17 February 2020 (closed)
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In its March 2016 Indonesia Economic Quarterly, titled "Private Investment is Essential", the World Bank cut its forecast for Indonesia's economic growth in 2016 to 5.1 percent year-on-year (y/y) from an earlier estimate of 5.3 percent (y/y). This downward revision was made due to weaker-than-expected global economic conditions, further weakening commodity prices, and limitations to Indonesian government spending brought about by a looming shortfall in tax revenue.
The 'good' news is that the 5.1 percent (y/y) GDP growth in 2016 would mean that Indonesia's period of economic slowdown has ended. Since 2011 Southeast Asia's largest economy has been experiencing a period of economic slowdown due to falling commodity prices, the sluggish global economy, and tight monetary policy (high benchmark interest rate). Last year, Indonesia's economy expanded by 4.8 percent (y/y), a six-year low. However, the World Bank expects growth to pick up this year primarily on improved government spending on infrastructure. Last year, a major improvement in public spending had already been detected. The World Bank stated that central government spending rose 42 percent (y/y) in 2015 on the back of the reduction of fuel subsidies in the preceding year. However, private investment in Indonesia remained subdued.
Although Indonesia's GDP growth is higher than that of most other economies that rely heavily on commodity exports, World Bank Country Director for Indonesia Rodrigo Chaves says the 5.1 percent (y/y) GDP growth would be insufficient to create enough jobs for the three million Indonesians who enter the nation's work force each year. As public spending is limited, the Indonesian government needs to rely heavily on private investment to boost the nation's economic growth. However, in order to attract more private investment, the government needs to commit to sustained and comprehensive regulatory reforms in order to enhance Indonesia's investment and business climate (including reducing the costs of doing business). The World Bank further advises Indonesia to lower capital requirements for logistics companies, implement a centralized review system of trade regulations, and improve institutional coordination and public education to increase access to finance.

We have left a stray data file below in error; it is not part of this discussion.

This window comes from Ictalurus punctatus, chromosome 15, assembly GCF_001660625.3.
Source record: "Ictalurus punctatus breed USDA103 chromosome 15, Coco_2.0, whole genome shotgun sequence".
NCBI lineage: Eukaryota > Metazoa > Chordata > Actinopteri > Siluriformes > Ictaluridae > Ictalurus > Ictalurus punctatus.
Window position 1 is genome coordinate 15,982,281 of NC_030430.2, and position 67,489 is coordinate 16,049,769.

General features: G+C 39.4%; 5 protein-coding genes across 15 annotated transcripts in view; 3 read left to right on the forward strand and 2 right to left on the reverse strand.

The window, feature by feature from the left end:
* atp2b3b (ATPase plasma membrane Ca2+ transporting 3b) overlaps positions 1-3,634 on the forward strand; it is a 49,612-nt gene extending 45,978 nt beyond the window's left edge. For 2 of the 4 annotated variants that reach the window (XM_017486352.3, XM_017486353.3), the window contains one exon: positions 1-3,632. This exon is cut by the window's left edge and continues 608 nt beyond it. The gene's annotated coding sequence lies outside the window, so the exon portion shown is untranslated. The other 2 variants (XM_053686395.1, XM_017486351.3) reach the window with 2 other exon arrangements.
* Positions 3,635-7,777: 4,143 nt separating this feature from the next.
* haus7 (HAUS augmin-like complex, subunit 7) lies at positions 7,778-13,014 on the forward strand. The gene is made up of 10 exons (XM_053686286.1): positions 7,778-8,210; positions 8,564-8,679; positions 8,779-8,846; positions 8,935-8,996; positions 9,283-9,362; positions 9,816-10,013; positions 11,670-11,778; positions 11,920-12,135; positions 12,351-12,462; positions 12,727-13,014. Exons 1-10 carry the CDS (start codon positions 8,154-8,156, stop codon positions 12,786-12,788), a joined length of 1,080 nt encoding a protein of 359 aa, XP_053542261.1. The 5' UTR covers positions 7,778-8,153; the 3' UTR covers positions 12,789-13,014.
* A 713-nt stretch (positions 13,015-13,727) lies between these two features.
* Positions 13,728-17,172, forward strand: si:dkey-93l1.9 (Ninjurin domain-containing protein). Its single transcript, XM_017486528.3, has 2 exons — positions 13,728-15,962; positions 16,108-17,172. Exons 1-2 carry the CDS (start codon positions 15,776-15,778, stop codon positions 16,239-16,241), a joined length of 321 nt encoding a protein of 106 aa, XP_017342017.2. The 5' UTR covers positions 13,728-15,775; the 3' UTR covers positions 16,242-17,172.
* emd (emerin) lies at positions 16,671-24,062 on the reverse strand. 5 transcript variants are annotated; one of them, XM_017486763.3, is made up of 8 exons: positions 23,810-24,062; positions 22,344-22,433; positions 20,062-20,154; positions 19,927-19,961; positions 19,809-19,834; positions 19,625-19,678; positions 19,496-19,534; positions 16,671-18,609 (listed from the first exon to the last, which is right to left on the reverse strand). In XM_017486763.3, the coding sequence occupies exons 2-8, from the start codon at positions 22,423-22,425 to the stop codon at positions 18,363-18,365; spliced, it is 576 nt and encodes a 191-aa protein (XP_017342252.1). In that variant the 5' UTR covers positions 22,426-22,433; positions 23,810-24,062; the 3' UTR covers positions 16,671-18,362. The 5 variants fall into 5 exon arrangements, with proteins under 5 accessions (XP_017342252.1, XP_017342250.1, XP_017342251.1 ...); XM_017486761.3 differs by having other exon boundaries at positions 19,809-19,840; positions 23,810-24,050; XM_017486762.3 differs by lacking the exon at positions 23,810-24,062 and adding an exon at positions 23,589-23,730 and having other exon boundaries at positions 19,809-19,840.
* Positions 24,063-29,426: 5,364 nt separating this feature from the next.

The Indonesian government is expected to fail to achieve its tax revenue target in 2016, particularly now there has been a delay in deliberation about the tax amnesty bill. This bill, which would make it attractive for tax evaders to report and transfer their wealth into the country, was estimated to add IDR 100 trillion (approx. USD $7.6 billion) to Indonesia's tax revenue.
Other matters that curtail higher economic growth of Indonesia are moderate growth in consumer spending due to high food price inflation and continuously declining import and export figures. Export revenue of Indonesia declined by 14.4 percent (y/y) in 2015. Meanwhile, oil & gas export revenue fell 42 percent (y/y), coal revenues by 26.5 percent (y/y), and crude palm oil revenues by 19.3 percent (y/y).
As there a no signs that commodity prices will rebound sharply in the foreseeable future, the World Bank advises Indonesia to remain committed to the government's plan to develop the manufacturing and services sectors (especially tourism). The Washington-based institution adds, however, that Indonesia's manufacturing sector has been plagued by a 13.4 percent (y/y) fall in manufacturing exports, while it remains tough to develop Indonesia's tourism industry due to the lack of sufficient infrastructure development. However, by keeping eyes focused on the long-term fruits of having a well-developed manufacturing sector and being a major tourist destination, the government should remain committed to develop these industries.
Meanwhile, the International Monetary Fund (IMF) announced today - after releasing its annual Indonesia policy review - that it cut its forecast for Indonesia's 2016 economic growth to 4.9 percent (y/y).